Michael is a senior at Lewis University who is taking up studies in public relations/advertising but also minoring in marketing. Since he was a young boy, Michael always loved movies and the business surrounding them. One of Michael’s biggest heroes was the late, great Chicago Sun-Times film critic Roger Ebert, who inspired Michael to start writing about movies himself. Film may be his number one hobby, but while away from school and work, he also loves reading comic books, playing video games, and spending time with his friends and loved ones. This is his first-ever poem.
We’re lying on our backs in a field
like a discarded coin
the reflecting pool has swallowed.
I think I’m with a friend,
but I don’t know this person.
He is the bee
disguised as a mantis
eating their prayers.
(Natalie Crick, José Luis Gutiérrez, C.J. Miles, Cara Eileen Peterhansel, Maggie Smith, Kenyatta Rogers)
Miguel Soto is an English literature and language major at Lewis University. He has worked as the Jet Fuel Review’s Special Sections Editor. Currently, he is working as Prose Editor, Book Review Editor, Marketing & Development Editor, Assistant Blog Editor, and Art & Design Editor. His new-found fascination for poetry is allowing him to explore creative mediums to express consciousness raising in areas dealing with political identity. In his free time, he likes to read poetry and essays, watch bad indie films, discover new music, even though he exclusively leaves songs he knows the lyrics to on repeat, and drink mass amounts of coffee as a hobby.
Sick of being the damn bridge—
I asked the white Lord Jesus,
“What gift would give them the gift to be gifted?
To be safe?”
I am merely posing for a photograph
because how I spoke was a linguist’s treat—
my tongue slips and licks itself
into my big fat mouth,
mouthing yes yes yes—
wonder if he would at least give the money
that makes sculptures of our lives.
I know now that once I longed to be white.
I stare at my reflection in the mirror:
I don’t want this man, who cut off his hair,
taking the power
from the lips of a woman.
Do not remember
the colonizer in me.
I would like to be a [muralist mixing color]
poet if I will be useful to change the shape of things;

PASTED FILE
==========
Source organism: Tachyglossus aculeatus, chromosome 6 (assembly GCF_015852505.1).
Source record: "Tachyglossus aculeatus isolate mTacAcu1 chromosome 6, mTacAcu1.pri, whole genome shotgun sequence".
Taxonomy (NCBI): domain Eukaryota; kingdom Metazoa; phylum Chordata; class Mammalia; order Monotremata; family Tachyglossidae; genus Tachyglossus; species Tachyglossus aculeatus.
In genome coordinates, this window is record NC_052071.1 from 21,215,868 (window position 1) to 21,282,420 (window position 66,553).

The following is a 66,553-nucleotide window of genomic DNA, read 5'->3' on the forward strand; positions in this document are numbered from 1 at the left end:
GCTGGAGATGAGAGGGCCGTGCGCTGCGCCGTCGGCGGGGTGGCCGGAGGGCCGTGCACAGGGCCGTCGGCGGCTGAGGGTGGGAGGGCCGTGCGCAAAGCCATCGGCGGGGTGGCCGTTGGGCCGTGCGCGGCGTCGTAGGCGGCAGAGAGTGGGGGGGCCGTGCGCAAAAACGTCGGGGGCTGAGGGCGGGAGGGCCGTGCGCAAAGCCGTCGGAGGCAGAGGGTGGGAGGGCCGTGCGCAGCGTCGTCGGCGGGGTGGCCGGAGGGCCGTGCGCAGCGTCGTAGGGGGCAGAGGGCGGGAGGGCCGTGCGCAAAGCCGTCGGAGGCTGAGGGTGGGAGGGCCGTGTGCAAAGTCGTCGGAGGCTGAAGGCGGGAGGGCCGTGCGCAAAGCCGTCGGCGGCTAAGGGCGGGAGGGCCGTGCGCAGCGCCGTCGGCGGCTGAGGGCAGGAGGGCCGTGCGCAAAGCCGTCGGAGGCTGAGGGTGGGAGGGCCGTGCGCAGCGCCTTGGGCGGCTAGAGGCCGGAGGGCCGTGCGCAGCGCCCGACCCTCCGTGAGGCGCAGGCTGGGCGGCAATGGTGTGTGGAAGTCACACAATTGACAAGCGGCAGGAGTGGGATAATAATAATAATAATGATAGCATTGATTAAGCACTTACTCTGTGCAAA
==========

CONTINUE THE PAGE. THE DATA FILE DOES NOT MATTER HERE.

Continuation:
force them to chant; tell the truth about me—
Pluck out a tiny nopalito
from a past that’s rooted in pain—
no quieren que siga
el llorido del mar, el respiro del aire.
Make me walk on the turbid waters under the arches.
(Francisco X. Alarcón, “from Of Dark Love: I”; Maya Angelou, “Still I Rise”; Gloria Anzaldúa, “Nopalitos,” “The Homeland, Aztlan,” “Yo No Fui, Fue Tete”; James Baldwin, “The Giver (for Berdis)”; Lorna Dee Cervantes, “Refugee Ship”; Chrystos “He Saw”; Sandra Cisneros, “Tango for the Broom,” “You Bring Out the Mexican in Me”; Martín Espada, “Revolutionary Spanish Lesson”; Ray González, “Crossing New Mexico with Weldon Knees,” “These Days”; Juan Felipe Herrera, “Borderbus,” “I Am Merely Posing for a Photograph”; Langston Hughes, “Song for a Dark Girl”; Audre Lorde, “Hanging Fire,” “Movement Song,” “Sisters in Arms”; Cherríe Moraga, “For the Color of My Mother,” “The Welder”; Rosario Morales, “I Am What I Am”; Kate Rushin, “The Bridge Poem,” “The Fired Poem: Last Letter From a Typical (Unemployed) Black Professional Woman”; Nellie Wong, “When I Was Growing Up”)
A student at Lewis University, Kayla Chambers works on the university’s newspaper, The Flyer, and the student-run online literary journal, Jet Fuel Review, as a layout editor. She’s been published in two issues of Windows Fine Arts Magazine for creative nonfiction and poetry works and has a forthcoming publication in Illinois’s Emerging Writers: An Anthology of Fiction (Z Publishing House).
I spin slick green
ghosts. I spin mixed
I spin quick as a firefly,
endlessly tuning up—a
surge shooting across
the pavement. All those
bone hands will clap,
awaken to static. Each,
in their aching ways,
a tragic orchestra.
(Lines and fragments are taken from Jet Fuel Review Issues #13 and #14)
Dominique Dusek graduated from Lewis University with her bachelor’s degree in creative and professional writing. For four semesters, she has served as an editor for the Jet Fuel Review, assuming a variety of roles including Fiction Editor, Non-Fiction Editor, Submissions Manager, and Assistant Managing Editor.
There Is a Music
At ten o’clock, a drizzling hour,
I whisper goodbye,
but it’s too late.
She’s singing alone
like music in the distance.
She’s singing alone
in a different language
that had come unstrung
lace handkerchief balled up in her plump hand.
There is a music to this sadness,
dirtied by our endless stream of words.
She’s singing alone—
a song replaying itself in the dark.
A tiny tear between this world and that.
(Phillip Levine, Eamon Grennon, Silvia Curbelo , Saul Williams, Mark Bibbins, Adrienne Rich, Rafael Campo, Nickole Brown)
Samantha Moffett is a junior at Lewis University and is double majoring in secondary education and English. She works as a tutor at the Lewis University Writing Center and is the Assistant Fiction & Nonfiction Editor and the Assistant Art & Design Editor for Jet Fuel Review.
Persephone: A Cento
Persephone, I think, was drawn like this:
the flush loveliness of summer,
the hills like a green sea.
An outstretched hand –
the tongues of Hell,
the shifting shadows
carrying a singed fume
of things beautiful, noble and wrong.